How schools will work during the pandemic closure period: FAQ summary

(Title Image: National Assembly Research Service)

Following the announcement last week that all schools in Wales would remain closed for the time being, the Welsh Government published an FAQ for how schools would work during the downtime and other important issues such as external exams.

Role of schools during the downtime

Schools should remain open as emergency childcare facilities for the children of staff who are essential to the pandemic efforts as well as children who otherwise require additional support (“vulnerable children”) – though if children can stay home, they should do so.

Those children deemed as being “vulnerable” include looked-after children, children on child protection registers, young carers, disabled children and those with special needs.

Each local authority is deciding for themselves how to carry this out, so it’s best to check with your council for how arrangements will work.

Headteachers and staff will be expected to go to school and work as usual unless they have to self-isolate. Teacher training placements are postponed and training providers can use their discretion to decide whether a trainee teacher is eligible for Qualified Teacher Status.

Estyn has suspended school inspections and requirements for test and assessment reports have been relaxed or scrapped.

Most of this applies to state schools; it’s up to independent schools whether they close or remain open.

Free school meals

Free school meals will be made available to children who are eligible to receive them and £7million has been made available from the Welsh Government to ensure this happens – arrangements will be made by each council. Supermarket/shop vouchers are being considered across the UK.

When will schools fully re-open?

The Easter holiday is set to end on April 20th 2020, but there are no plans yet for schools to reopen after that period. The situation will be kept under review.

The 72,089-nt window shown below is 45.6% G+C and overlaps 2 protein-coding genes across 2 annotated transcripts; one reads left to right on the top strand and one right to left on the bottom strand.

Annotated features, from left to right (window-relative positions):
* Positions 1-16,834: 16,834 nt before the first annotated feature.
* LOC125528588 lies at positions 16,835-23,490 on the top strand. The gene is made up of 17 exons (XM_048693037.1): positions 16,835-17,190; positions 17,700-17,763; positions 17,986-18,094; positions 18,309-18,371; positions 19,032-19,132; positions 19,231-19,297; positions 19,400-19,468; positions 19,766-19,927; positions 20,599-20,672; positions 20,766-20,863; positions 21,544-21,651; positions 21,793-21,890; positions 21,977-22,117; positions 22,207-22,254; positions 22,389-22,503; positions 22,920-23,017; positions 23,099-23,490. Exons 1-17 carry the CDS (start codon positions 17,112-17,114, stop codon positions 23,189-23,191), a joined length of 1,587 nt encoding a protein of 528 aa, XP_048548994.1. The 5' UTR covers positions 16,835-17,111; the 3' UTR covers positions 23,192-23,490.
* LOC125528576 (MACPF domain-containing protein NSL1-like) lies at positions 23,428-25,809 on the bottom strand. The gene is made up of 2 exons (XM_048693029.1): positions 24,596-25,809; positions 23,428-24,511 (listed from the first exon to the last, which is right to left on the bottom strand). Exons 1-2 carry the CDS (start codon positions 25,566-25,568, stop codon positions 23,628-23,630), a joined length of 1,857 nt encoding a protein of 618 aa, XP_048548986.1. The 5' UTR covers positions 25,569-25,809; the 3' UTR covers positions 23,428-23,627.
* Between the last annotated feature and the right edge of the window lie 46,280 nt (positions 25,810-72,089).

How will students continue to learn during the closure period?

Learning is set to move online with the aim for disruption to lessons to have been kept to a minimum during the downtime.

Schools will be expected to ensure families without access to technology for online learning are provided with it (or an alternative).

What about special schools?

Where possible, services will move online (i.e. online therapy) but all local authorities will be expected to consider alternative arrangements for students with additional learning needs. Residential special schools and boarding schools should remain open wherever possible.

Summer exams (GCSEs, AS-Levels, A-Levels)

Most of 2020’s summer exams have been cancelled.

Students will receive grades at GCSE and A-Level based on their predicted grades (the latter of which is at least partially based on their performance at AS-Level) and teacher assessments.

Consideration is still being given as to how to award grades for qualifications other than GCSE and A-Level, though the WJEC says Year 10 and AS-Level (Year 12) students may sit unit exams at a later date.

What about national literacy and numeracy tests?

The requirement to sit and report on these tests will be relaxed, though as the tests are taken online schools still have the option of using them during the closure period if they want to. Traditional end-of-year tests at Key Stage 2 and 3 won’t happen.

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